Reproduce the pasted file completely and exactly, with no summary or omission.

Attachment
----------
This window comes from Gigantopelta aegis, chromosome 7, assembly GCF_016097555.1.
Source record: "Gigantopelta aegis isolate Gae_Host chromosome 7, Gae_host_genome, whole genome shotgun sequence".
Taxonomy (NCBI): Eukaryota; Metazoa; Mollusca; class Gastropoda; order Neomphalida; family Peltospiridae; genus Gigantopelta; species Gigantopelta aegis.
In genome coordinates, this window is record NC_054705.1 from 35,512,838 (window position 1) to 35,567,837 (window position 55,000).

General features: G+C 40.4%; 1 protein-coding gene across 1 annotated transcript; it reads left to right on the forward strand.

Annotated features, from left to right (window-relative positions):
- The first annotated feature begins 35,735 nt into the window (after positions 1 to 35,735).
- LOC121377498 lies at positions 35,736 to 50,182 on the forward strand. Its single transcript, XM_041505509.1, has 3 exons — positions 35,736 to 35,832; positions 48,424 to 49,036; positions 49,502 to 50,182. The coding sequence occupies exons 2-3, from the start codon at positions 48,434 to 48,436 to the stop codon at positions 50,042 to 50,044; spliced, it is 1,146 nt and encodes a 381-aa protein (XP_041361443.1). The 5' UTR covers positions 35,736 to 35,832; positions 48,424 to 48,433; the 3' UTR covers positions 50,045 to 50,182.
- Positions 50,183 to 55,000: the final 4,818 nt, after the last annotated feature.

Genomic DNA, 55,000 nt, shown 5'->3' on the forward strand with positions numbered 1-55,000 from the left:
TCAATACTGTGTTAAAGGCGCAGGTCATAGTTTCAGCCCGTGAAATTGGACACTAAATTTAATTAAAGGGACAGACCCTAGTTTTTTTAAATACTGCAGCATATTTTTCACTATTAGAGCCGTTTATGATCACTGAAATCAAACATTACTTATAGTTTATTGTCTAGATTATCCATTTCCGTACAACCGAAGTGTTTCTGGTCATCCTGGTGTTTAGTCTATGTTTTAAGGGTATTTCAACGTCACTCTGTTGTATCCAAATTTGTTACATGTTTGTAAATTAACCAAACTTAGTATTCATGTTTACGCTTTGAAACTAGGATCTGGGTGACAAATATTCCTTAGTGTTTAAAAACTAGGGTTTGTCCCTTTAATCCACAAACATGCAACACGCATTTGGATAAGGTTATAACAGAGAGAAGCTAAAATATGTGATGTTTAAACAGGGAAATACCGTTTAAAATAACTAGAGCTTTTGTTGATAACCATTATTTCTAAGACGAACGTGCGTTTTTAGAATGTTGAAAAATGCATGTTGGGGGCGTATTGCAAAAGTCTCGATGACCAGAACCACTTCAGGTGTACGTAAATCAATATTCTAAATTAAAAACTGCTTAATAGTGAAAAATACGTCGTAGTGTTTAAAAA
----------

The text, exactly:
This window comes from Gigantopelta aegis, chromosome 7, assembly GCF_016097555.1.
Source record: "Gigantopelta aegis isolate Gae_Host chromosome 7, Gae_host_genome, whole genome shotgun sequence".
Taxonomy (NCBI): Eukaryota; Metazoa; Mollusca; class Gastropoda; order Neomphalida; family Peltospiridae; genus Gigantopelta; species Gigantopelta aegis.
In genome coordinates, this window is record NC_054705.1 from 35,512,838 (window position 1) to 35,567,837 (window position 55,000).

General features: G+C 40.4%; 1 protein-coding gene across 1 annotated transcript; it reads left to right on the forward strand.

Annotated features, from left to right (window-relative positions):
- The first annotated feature begins 35,735 nt into the window (after positions 1 to 35,735).
- LOC121377498 lies at positions 35,736 to 50,182 on the forward strand. Its single transcript, XM_041505509.1, has 3 exons — positions 35,736 to 35,832; positions 48,424 to 49,036; positions 49,502 to 50,182. The coding sequence occupies exons 2-3, from the start codon at positions 48,434 to 48,436 to the stop codon at positions 50,042 to 50,044; spliced, it is 1,146 nt and encodes a 381-aa protein (XP_041361443.1). The 5' UTR covers positions 35,736 to 35,832; positions 48,424 to 48,433; the 3' UTR covers positions 50,045 to 50,182.
- Positions 50,183 to 55,000: the final 4,818 nt, after the last annotated feature.

Genomic DNA, 55,000 nt, shown 5'->3' on the forward strand with positions numbered 1-55,000 from the left:
TCAATACTGTGTTAAAGGCGCAGGTCATAGTTTCAGCCCGTGAAATTGGACACTAAATTTAATTAAAGGGACAGACCCTAGTTTTTTTAAATACTGCAGCATATTTTTCACTATTAGAGCCGTTTATGATCACTGAAATCAAACATTACTTATAGTTTATTGTCTAGATTATCCATTTCCGTACAACCGAAGTGTTTCTGGTCATCCTGGTGTTTAGTCTATGTTTTAAGGGTATTTCAACGTCACTCTGTTGTATCCAAATTTGTTACATGTTTGTAAATTAACCAAACTTAGTATTCATGTTTACGCTTTGAAACTAGGATCTGGGTGACAAATATTCCTTAGTGTTTAAAAACTAGGGTTTGTCCCTTTAATCCACAAACATGCAACACGCATTTGGATAAGGTTATAACAGAGAGAAGCTAAAATATGTGATGTTTAAACAGGGAAATACCGTTTAAAATAACTAGAGCTTTTGTTGATAACCATTATTTCTAAGACGAACGTGCGTTTTTAGAATGTTGAAAAATGCATGTTGGGGGCGTATTGCAAAAGTCTCGATGACCAGAACCACTTCAGGTGTACGTAAATCAATATTCTAAATTAAAAACTGCTTAATAGTGAAAAATACGTCGTAGTGTTTAAAAA